“Sleek, modern” uniforms for Fire and Rescue NSW

Tumut 467 Station’s Deputy Captain Tim Salmon says the new black uniforms are lighter weight and more easily identifiable with multiple patches and badges on the shirts and the pants.

You’re not likely to see it very often, but Fire and Rescue NSW has upgraded their drill duty wear from blue cotton pants and shirts to new black gear which is “a little bit sleeker, a little bit more modern.”

That’s according to Tumut 467 Station Deputy Captain Tim Salmon.

“It’s not as heavy and not as hot,” he said from the station on Tuesday, just after the new gear arrived.

Each fire fighter will receive two sets of the new duty wear. The black gear will be worn underneath the heavy tan Personal Protective Equipment which firefighters wear to fire calls. It will typically only be seen by the public at community events and during some rescue activities.

The change came with a change in the vendor Fire and Rescue NSW uses to source equipment and gave the organisation an opportunity to take advantage of newer, lighter-weight engineered materials which are more similar to American-style hiking clothes than the heavy blue cotton of yesteryear.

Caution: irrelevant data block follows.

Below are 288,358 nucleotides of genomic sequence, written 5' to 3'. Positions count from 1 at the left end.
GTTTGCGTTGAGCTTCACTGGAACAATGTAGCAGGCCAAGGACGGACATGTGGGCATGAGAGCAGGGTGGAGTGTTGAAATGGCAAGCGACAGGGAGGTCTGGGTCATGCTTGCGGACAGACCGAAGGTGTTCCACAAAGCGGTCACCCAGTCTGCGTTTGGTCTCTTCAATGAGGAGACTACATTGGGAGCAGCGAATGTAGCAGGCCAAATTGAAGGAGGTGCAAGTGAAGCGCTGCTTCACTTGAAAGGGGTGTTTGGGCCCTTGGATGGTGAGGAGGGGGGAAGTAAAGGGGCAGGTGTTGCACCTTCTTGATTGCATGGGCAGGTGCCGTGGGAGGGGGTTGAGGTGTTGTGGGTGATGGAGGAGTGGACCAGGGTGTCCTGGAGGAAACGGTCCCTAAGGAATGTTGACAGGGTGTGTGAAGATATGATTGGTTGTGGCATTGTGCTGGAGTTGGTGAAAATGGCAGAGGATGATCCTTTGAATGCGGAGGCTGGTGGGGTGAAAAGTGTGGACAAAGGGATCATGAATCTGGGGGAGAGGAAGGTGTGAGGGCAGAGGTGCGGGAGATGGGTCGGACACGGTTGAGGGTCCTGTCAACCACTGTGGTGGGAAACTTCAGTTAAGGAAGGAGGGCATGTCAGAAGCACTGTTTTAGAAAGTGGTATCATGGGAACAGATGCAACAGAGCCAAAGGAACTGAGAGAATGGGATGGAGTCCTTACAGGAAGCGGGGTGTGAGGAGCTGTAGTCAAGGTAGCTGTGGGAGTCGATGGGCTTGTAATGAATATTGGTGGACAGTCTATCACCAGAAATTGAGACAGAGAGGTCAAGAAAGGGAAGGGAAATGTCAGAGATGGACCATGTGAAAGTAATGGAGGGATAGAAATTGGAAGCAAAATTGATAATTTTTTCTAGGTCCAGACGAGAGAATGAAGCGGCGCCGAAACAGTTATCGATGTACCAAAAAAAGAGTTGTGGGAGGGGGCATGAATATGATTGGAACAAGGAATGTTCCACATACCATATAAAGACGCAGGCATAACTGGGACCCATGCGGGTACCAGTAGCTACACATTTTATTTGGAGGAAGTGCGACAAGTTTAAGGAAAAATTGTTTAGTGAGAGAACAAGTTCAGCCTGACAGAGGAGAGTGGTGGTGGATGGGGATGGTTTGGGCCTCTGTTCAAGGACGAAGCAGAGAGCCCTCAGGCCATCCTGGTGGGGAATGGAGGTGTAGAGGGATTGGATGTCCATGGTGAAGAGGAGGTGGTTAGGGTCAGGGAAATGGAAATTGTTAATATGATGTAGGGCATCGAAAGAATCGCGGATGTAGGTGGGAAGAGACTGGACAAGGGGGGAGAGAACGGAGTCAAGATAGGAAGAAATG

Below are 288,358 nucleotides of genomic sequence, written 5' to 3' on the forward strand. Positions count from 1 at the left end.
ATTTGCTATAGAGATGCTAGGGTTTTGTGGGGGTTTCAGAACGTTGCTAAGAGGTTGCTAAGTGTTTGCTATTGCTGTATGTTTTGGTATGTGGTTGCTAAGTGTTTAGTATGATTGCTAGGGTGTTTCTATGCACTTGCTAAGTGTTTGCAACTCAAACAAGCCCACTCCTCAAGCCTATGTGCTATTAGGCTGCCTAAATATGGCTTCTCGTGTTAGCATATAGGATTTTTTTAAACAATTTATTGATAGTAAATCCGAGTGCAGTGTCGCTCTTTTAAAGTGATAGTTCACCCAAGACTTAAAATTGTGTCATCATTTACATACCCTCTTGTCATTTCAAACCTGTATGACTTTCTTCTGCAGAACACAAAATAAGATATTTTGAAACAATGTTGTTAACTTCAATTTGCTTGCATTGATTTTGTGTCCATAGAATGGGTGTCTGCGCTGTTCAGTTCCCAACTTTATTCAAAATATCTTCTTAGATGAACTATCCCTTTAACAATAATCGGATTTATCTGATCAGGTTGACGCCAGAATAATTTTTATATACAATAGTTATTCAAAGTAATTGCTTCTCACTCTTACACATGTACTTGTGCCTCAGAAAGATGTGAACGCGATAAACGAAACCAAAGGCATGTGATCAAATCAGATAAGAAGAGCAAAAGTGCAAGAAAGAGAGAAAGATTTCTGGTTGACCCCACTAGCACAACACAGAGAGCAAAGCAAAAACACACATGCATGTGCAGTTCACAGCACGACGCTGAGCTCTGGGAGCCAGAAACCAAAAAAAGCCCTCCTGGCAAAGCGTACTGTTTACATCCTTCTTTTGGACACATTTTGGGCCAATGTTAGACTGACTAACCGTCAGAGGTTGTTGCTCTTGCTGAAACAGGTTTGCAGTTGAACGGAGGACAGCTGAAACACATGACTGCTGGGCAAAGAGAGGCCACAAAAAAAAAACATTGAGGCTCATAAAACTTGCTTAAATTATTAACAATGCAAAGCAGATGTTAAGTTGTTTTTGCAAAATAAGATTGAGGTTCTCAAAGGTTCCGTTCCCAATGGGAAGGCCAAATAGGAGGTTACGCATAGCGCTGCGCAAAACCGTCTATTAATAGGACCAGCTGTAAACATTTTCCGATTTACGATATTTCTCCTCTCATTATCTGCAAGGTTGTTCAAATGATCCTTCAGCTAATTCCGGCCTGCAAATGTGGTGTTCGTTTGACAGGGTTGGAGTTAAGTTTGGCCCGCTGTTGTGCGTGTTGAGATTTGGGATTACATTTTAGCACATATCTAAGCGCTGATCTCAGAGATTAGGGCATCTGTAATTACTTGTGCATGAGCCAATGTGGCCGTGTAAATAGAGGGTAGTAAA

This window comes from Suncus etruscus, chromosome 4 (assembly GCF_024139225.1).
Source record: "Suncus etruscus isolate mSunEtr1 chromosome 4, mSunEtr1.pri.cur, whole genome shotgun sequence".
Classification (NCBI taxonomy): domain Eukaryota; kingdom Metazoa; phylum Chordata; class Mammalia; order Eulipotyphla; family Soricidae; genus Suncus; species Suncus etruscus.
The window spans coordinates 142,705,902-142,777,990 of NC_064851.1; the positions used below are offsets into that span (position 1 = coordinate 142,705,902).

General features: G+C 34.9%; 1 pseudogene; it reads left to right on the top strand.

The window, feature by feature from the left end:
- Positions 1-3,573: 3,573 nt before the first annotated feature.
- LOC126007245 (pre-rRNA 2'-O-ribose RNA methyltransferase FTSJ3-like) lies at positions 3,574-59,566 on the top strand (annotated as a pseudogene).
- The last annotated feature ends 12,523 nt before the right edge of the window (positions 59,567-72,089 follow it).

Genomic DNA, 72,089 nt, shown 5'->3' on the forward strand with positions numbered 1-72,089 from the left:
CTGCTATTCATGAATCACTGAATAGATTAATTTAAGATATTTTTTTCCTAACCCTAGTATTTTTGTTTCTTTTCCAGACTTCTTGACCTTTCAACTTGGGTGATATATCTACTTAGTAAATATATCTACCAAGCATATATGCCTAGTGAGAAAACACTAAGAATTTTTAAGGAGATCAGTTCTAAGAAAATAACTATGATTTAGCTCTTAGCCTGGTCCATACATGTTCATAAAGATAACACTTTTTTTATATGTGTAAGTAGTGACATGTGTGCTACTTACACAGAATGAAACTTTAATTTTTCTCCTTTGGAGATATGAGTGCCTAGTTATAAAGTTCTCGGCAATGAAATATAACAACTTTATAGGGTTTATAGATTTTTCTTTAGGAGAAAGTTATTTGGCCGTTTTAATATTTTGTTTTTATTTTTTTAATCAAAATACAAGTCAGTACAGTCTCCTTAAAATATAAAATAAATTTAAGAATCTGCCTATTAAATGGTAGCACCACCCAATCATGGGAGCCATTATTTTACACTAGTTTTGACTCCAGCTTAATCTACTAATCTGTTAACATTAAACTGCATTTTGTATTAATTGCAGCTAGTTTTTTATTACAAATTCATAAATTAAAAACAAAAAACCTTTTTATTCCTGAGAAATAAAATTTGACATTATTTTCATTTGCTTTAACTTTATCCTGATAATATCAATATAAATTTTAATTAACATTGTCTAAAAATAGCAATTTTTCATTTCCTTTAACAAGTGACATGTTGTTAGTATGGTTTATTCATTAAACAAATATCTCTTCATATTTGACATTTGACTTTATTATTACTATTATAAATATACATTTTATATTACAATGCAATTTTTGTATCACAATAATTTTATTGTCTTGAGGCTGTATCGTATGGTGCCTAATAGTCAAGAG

“There’s a lot of badges compared to the old gear,” pointed out Mr Salmon.

“The pants have badges, too, so you won’t miss us.”

The new uniforms are being rolled out statewide this month and designed to be worn year-round, summer or winter.

Mr Salmon welcomed the upgrade and said the local guys haven’t yet flame-tested the gear, but they’ve worn it to a few fire calls.

“The material looks like it has better function and form,” he said.

Fire and Rescue NSW said the change was aimed at making firefighters “easily identifiable as your local emergency service that is more than fire.”

“There are plenty of patches,” agreed Mr Salmon, pointing out the shoulder, arm, back and leg badges a third time.

Previously known only as Fire NSW, the organisation increased the focus on their rescue activities roughly ten years ago.

“We’ve always done rescue, but that never was acknowledged,” explained Mr Salmon.

The Tumut 467 Station currently consists of 13 firefighters in a “retained” style of station, where the firefighters hold other jobs as their primary source of income and are on-call 24 hours a day, 7 days a week.

On average, the crew responds to 120 to 150 calls each year, mostly Automatic Fire Alarms at larger businesses like VISY or the local mills. Mr Salmon said the station will usually respond to a “fully active,” “against the flames” fire six to ten times a year. That could include a domestic dwelling or an industrial blaze.

Tumut’s firefighters also provided strike team support during the Dunns Road fire, maintaining a key focus on Tumut’s town defense, while supporting the strike teams in Batlow, Khancoban, Tumbarumba and Talbingo.

Aside from firefighting, the local team also responds to motor vehicle accidents to help with rescue or extrication  and provides the State Emergency Service with assistance as needed.

Fire and Rescue NSW says new Personal Protective Clothing – the “attire for fire” – will also be coming later this year, and is extremely durable, “exceeds industry standards and is designed for ultimate movement and protection.”